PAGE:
Solitude Is Bliss

Originally published in Esperanto Magazine

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Human beings are social creatures. It is an irrefutable fact of our natures.

Except for when we are asleep, we are in contact with each other almost every minute of the day: in person, via text, over Facebook – getting our regular hits of attention. You are still relevant, our message tone tells us as another piece of mundane information flows through cyberspace and causes our front jean pocket to vibrate. Someone out there is thinking about you.

We crave social interaction, to the point where it is almost definable as a basic need. Food, water, oxygen, and each other. And don’t get me wrong, I am in no way saying that this is necessarily a negative thing – it’s good to feel loved, to find mutual happiness in the smallest of interactions. But it seems to me that we have come to the point where relying on each other is more of a norm than relying on ourselves, and that’s a bad thing.

Seriously, think about it. When was the last time you not only weren’t around anybody else, but also didn’t want to be around anyone else? Didn’t feel like you needed to be around anybody else? Didn’t feel like your own company – and maybe the company of a good book or a movie, a bath, perhaps a glass of wine – was enough? Even worse: when was the last time you were alone with your thoughts?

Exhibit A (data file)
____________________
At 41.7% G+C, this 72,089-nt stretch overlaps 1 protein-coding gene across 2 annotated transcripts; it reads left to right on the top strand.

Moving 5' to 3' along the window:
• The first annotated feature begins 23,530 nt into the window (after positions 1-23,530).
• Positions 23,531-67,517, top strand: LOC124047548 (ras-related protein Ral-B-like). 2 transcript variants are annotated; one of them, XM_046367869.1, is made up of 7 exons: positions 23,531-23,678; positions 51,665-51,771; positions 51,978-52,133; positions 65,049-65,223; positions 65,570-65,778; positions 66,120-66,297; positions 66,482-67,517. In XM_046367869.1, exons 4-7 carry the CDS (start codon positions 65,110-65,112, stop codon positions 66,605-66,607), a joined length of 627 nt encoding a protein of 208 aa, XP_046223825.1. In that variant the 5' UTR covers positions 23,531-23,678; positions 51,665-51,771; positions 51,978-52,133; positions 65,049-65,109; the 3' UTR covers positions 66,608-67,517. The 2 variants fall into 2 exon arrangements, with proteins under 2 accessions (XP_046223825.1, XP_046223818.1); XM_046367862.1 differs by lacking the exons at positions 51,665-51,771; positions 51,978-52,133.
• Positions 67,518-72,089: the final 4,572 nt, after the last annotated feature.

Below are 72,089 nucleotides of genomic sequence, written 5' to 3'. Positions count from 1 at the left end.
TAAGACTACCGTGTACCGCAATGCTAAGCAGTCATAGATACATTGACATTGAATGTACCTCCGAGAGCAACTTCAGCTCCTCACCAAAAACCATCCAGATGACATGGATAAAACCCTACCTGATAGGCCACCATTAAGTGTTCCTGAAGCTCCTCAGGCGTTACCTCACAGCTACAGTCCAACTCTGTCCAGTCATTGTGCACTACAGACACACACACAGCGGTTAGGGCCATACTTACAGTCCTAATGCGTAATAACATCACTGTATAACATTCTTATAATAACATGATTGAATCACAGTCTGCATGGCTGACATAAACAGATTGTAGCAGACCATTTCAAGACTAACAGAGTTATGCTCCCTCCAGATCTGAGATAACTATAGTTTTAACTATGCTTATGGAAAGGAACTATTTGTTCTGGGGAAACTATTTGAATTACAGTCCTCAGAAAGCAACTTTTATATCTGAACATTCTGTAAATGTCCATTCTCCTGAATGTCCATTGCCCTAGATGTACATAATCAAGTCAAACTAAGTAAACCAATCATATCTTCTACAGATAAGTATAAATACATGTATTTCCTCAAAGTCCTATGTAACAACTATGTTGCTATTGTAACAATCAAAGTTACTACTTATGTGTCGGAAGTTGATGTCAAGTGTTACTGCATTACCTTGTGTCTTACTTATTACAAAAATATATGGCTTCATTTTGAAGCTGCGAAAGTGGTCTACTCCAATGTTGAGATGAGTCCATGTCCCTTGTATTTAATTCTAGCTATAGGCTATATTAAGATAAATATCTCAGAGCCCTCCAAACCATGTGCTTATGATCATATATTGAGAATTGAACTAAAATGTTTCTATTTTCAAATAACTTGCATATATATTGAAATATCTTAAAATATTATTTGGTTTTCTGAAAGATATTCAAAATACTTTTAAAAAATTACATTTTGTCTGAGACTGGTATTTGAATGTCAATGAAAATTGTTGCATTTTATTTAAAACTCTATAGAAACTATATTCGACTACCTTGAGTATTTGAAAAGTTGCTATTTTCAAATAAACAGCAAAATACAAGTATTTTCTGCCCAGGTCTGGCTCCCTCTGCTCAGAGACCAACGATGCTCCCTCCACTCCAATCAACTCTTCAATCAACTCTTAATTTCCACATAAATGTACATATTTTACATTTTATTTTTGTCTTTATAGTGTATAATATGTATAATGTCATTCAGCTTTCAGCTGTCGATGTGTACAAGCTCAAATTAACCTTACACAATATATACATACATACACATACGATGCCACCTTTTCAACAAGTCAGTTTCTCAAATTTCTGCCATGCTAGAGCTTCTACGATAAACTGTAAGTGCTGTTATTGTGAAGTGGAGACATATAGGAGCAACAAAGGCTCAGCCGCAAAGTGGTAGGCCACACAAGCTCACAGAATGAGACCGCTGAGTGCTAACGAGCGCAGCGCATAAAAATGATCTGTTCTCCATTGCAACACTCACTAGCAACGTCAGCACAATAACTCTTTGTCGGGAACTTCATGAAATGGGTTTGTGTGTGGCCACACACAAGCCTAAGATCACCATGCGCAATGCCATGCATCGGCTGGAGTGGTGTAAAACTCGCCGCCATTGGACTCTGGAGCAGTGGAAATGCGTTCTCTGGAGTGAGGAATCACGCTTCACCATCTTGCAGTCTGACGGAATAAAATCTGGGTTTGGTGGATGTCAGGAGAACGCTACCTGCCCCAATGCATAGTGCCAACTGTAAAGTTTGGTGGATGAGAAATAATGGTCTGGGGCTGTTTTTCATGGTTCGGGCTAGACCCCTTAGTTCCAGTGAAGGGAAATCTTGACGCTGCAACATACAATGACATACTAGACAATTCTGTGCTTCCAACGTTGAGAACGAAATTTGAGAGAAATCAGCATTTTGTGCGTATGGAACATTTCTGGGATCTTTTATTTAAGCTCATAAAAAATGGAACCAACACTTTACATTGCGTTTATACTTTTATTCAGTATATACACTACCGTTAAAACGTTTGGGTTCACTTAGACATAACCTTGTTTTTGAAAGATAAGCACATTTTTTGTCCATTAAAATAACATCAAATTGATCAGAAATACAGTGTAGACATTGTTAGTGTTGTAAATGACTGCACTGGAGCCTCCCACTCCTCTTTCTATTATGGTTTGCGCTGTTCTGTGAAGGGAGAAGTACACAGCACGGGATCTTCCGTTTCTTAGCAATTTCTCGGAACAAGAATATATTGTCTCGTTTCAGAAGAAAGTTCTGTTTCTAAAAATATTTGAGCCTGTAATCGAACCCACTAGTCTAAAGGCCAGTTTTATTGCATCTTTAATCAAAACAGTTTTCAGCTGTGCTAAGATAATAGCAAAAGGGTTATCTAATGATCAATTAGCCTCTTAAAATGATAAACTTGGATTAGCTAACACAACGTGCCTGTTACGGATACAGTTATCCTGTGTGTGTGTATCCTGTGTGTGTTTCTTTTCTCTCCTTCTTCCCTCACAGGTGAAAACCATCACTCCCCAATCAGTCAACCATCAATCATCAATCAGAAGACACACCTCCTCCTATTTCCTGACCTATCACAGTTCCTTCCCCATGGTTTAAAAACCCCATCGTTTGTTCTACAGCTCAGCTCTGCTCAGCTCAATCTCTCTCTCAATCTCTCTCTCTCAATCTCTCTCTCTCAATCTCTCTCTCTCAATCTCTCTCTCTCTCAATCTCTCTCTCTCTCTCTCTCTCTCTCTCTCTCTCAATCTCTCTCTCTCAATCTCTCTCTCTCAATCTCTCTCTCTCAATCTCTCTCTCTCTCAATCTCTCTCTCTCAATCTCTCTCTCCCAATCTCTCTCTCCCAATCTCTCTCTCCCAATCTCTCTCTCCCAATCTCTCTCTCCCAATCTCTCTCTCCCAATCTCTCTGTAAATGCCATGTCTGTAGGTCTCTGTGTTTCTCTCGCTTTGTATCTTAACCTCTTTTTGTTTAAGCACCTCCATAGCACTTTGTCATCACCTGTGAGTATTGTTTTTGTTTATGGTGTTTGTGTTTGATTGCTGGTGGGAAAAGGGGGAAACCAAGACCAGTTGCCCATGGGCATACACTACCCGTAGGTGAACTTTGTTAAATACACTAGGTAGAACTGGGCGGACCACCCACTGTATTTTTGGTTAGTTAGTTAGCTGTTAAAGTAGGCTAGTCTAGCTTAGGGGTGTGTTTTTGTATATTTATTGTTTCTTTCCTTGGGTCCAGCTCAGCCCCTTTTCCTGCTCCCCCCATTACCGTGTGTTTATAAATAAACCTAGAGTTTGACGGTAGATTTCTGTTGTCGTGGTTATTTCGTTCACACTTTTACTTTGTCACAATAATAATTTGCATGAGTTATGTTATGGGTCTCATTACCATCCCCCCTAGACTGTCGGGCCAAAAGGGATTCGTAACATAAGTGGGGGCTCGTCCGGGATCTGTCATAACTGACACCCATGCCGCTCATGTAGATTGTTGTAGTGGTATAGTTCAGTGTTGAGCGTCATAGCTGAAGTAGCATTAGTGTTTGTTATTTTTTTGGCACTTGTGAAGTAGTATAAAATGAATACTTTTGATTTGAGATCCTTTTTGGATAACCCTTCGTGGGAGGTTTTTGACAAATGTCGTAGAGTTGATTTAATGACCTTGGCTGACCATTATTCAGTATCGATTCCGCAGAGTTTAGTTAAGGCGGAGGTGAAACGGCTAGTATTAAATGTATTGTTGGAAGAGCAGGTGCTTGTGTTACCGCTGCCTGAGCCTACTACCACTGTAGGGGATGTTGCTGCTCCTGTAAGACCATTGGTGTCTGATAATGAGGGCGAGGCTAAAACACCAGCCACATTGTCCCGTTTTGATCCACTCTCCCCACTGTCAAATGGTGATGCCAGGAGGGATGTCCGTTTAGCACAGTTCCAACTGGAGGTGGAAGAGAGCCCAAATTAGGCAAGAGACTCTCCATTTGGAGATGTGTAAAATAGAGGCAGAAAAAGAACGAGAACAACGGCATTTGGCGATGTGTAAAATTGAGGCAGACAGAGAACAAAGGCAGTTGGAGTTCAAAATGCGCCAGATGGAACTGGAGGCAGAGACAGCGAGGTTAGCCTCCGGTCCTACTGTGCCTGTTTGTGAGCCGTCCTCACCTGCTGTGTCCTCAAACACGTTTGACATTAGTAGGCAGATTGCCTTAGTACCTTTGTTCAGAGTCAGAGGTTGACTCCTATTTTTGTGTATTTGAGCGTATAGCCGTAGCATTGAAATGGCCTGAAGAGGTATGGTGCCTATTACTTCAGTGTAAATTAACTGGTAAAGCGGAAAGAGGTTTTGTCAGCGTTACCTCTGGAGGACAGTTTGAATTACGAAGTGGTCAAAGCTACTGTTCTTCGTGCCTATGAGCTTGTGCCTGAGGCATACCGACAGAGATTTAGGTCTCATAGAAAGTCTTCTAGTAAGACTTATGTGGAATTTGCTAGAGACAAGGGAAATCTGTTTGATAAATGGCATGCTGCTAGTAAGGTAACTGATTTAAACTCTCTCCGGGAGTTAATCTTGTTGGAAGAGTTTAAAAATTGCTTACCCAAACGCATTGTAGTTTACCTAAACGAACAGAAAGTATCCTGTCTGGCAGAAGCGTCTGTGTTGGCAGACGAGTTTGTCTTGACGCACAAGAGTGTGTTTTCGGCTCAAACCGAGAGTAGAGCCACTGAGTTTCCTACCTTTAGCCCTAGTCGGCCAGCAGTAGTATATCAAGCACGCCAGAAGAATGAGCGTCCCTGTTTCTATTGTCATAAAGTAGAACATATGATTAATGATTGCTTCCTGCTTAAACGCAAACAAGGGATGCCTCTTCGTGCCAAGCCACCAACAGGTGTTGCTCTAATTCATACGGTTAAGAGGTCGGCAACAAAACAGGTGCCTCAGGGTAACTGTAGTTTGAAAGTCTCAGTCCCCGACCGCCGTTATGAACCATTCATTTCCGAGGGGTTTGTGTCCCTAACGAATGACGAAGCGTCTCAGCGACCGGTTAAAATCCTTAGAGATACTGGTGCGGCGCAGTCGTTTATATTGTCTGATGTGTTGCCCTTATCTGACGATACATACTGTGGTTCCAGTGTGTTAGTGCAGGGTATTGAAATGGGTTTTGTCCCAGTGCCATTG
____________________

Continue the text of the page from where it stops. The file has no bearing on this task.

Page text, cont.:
If the answer is recently, then I congratulate you. You are doing better than I am. As far as I know you are doing better than most people. Even when I am alone, I block out the voices in my head with nonsensical music or a feel-good TV show. I’ll reach for anything that’s loud enough to drown out the niggling doubts I convince myself I can get rid of. When I have even a second to myself, I am reminded of the quintessentially human concern that has caused so many of the most powerful ripples in history. You are not good enough.

Emotionally, this thought is terrifying enough to send me scurrying back for a brain-numbing dose of Facebook, with the hope it’ll dumb down the likelihood of feeling insecure. But logically, I have a bit of a problem. Not good enough – for what exactly, brain? For boys? Your parents? The popular girls in high school? The concept of the word ‘enough’ comes part and parcel with some kind of implied standard, an expectation that is present but not being met. And it seems to me that since we are the ones labelling the disappointment, we must therefore be the ones creating the expectation. The only people we are not good enough for is ourselves. Which, putting it as simply as I possibly can, is fucking bullshit.

If this awful feeling, this personality-destroying, life-changing phenomena is entirely inward – if it is a creation of our own self-destructive inner voices – then it is subject to our will. If we can’t control our thoughts, then who can? Granted, it’s going to be difficult. It might even be impossible. But hear me out, okay.

We build up our own realities, through the perspectives whatever combination of nature and nurture has shaped up until the present. But they are our perspectives. And it’s about time they learned to fucking listen. The only person whose opinion on whether or not you are ‘good enough’ matters is you, so if you start thinking that you’re good enough then you will be. Simple enough? So start thinking it.

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